My son’s not going to be auditioning or getting an agent or anything until he can do it on his own. I want him to be a kid.
“My son brings so much joy to my life, it’s crazy,” he says proudly. “He’s down for whatever. We’ll play catch in the backyard. We made [my wife] a giant birthday card. He loves art. He’s 9, but his imagination is still huge.” Duhamel smiles, adding: “He and I are like a couple of bachelors. And then she comes around, and she brings so much structure to the house. Dinner, we sit here, guys” — indicating a table. “There’s actually candles lit around the house… They have the most beautiful relationship.”
On whether he’d encourage his son to be an actor, he’s not saying no — he’s just saying not yet. “He probably will be,” Duhamel says. “He loves it. He’s in his little theater class; he likes to do it. He can do whatever he wants when he’s old enough. But he’s not going to be a child actor. He’s not going to be auditioning or getting an agent or anything until he can do it on his own. I want him to be a kid.”
Duhamel seems at peace. His marriage to a decades-younger beauty queen sounds like a Hollywood punchline, but he’s in on the joke. For Halloween last year, the couple dressed up as the late tabloid staple Anna Nicole Smith and her octogenarian husband, J. Howard Marshall II. It’s an oddly dated reference — Smith and Marshall married the year Mari was born — but the couple committed to the bit, with Duhamel in makeup and prosthetics that turned him into basically the old guy from the Six Flags commercials.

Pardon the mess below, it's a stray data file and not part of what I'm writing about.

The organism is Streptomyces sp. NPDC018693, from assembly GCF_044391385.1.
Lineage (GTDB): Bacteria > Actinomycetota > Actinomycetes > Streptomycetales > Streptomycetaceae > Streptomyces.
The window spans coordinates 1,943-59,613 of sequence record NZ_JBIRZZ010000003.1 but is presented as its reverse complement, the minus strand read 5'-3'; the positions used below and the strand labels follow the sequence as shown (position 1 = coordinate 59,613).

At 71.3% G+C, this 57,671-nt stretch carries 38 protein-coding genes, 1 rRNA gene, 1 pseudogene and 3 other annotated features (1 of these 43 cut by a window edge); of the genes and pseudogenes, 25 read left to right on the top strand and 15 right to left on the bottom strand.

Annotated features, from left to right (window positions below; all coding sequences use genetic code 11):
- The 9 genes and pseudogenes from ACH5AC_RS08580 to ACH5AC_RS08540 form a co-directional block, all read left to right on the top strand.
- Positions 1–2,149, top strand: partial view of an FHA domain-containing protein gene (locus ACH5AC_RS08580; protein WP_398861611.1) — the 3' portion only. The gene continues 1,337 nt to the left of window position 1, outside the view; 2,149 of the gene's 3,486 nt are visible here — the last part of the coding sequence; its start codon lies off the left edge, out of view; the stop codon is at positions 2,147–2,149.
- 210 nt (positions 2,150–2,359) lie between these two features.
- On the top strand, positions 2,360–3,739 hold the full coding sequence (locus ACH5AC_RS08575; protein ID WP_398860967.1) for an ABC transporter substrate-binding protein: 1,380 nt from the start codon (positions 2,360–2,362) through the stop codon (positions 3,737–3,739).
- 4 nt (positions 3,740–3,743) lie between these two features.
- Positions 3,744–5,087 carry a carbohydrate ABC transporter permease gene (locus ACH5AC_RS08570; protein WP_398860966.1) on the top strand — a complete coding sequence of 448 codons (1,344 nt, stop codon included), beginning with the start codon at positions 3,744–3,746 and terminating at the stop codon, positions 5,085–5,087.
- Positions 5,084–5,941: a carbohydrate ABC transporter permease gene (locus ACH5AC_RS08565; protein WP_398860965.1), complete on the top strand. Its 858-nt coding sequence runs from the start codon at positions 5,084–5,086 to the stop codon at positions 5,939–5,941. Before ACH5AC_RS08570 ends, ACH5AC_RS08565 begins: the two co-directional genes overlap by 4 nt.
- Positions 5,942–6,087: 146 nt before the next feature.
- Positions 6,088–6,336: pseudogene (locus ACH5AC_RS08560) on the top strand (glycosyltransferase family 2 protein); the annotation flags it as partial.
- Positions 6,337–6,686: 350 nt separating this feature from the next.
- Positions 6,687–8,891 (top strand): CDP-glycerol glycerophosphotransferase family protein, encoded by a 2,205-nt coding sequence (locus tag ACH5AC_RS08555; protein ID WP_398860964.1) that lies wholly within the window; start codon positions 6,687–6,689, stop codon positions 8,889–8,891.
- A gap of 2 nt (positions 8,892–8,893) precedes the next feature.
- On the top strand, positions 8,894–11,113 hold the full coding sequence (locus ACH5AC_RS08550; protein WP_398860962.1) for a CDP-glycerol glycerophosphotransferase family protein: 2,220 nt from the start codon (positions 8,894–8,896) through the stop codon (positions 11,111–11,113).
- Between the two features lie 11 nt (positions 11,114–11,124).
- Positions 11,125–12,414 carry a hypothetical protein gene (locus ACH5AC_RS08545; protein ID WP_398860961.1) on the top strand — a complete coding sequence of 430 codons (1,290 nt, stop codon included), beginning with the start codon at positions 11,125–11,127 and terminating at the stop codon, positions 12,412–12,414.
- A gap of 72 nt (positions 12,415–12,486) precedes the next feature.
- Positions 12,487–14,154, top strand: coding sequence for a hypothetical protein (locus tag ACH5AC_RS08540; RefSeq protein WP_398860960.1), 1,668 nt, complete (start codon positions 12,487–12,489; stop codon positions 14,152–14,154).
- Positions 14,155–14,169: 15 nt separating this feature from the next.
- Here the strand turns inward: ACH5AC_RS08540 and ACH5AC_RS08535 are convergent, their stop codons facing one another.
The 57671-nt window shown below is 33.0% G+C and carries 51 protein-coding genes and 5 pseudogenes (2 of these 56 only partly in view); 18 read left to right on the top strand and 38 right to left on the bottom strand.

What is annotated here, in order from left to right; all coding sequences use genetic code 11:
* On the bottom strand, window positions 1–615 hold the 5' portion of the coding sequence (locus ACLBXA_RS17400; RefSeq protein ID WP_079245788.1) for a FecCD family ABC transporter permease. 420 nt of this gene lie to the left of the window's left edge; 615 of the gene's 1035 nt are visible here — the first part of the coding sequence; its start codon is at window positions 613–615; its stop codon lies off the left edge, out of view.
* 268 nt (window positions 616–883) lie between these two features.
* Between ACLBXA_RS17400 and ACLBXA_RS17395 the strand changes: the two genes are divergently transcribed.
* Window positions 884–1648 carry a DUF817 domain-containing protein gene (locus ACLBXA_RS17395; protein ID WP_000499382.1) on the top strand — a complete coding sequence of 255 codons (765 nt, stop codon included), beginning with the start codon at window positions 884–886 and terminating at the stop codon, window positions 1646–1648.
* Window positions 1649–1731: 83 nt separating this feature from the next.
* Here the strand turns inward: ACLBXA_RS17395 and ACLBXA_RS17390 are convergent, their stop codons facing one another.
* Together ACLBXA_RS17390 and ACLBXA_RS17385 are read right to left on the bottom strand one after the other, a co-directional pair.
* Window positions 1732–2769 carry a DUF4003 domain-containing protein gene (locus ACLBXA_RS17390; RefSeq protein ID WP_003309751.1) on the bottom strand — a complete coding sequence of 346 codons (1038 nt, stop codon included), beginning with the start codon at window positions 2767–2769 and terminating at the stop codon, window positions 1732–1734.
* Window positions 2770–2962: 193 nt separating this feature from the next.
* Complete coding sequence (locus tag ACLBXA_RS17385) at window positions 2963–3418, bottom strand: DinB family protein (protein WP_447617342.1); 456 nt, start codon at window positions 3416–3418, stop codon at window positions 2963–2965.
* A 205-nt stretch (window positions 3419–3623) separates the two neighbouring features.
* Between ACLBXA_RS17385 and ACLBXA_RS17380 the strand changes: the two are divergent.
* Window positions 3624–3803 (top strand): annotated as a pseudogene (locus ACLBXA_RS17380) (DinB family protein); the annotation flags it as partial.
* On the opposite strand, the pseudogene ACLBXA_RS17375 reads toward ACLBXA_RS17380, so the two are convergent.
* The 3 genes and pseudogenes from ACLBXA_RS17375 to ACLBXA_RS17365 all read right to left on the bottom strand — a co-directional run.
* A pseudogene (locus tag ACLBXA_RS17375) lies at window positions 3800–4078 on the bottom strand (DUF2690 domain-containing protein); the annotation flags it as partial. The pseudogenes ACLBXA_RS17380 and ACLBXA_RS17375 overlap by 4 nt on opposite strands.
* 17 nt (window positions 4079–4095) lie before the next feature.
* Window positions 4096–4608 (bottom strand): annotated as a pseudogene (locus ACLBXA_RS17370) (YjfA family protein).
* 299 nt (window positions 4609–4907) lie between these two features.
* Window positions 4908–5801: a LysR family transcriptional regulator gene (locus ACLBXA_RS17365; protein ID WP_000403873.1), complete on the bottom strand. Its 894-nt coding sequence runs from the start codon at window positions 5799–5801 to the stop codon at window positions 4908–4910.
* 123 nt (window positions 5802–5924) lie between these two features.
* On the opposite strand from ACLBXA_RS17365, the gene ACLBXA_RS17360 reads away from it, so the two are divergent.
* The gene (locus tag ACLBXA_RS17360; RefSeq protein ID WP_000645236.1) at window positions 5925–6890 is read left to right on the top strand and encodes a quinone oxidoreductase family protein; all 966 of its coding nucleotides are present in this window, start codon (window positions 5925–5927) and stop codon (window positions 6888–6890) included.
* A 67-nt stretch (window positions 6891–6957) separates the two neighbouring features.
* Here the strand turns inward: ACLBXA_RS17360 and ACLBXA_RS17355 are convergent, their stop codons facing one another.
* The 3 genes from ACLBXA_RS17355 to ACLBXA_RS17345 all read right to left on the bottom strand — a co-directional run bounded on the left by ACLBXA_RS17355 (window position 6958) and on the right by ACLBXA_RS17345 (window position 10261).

And yet, age isn’t just a number. The night before their wedding, Duhamel threw his back out on a party bus and needed to be shot up with a steroid to walk down the aisle, which proved to be a temporary fix. The morning after, his wife had to put her new husband in a wheelchair and take him to the ER. “She was actually very funny about it,” he says. “But she had to be thinking, like, ‘Oh no.’”
Still, he says, “when you see us together, we don’t feel that much difference. Because I’m highly immature, and she’s very, very mature for her age.”
OK. But what’s life like with a 29-year-old? “My wife is a huge Swifty,” he says. “Taylor Swift is always on.” And he tells me, despite the odds, she somehow scored tickets to Swift’s upcoming Eras tour. “I tried to use my connections,” Duhamel says. “They said ‘nope.’ She sat there for nine hours on the website and waited until time, and she was able to get in and grab three tickets — front row. Isn’t that crazy?”
It is. And I think that’s it. But as we’re leaving, he casually reveals a much deeper truth about what makes their relationship work. His wife may be 21 years his junior, but she grew up on a lake just 55 miles from his own home. And he says that if she has a superpower, it’s that she sees the wounded kid in him, the Midwest boy who had to succeed, because he had no home to go home to.
“It’s like the Taylor Swift song,” Duhamel says, quoting a lyric from Midnights: “‘You’re on your own kid, you always have been.’ My wife says that song’s for me. ‘You’re on your own kid, you always have been.’”
Top Image Credits: Vince jacket, Buck Mason T-shirt, Daniel Patrick pants, Bombas socks, Birkenstock shoes
Photographer: Eric Ray Davidson
Stylist: Jason Rembert
Set Designer: Danielle Von Braun
Grooming: Natalia Bruschi
Talent Bookings: Special Projects
Production: Camp Productions
Video: Samuel Schultz, Samuel Miron
Photo Director: Alex Pollack
SVP Fashion: Tiffany Reid
SVP Creative: Karen Hibbert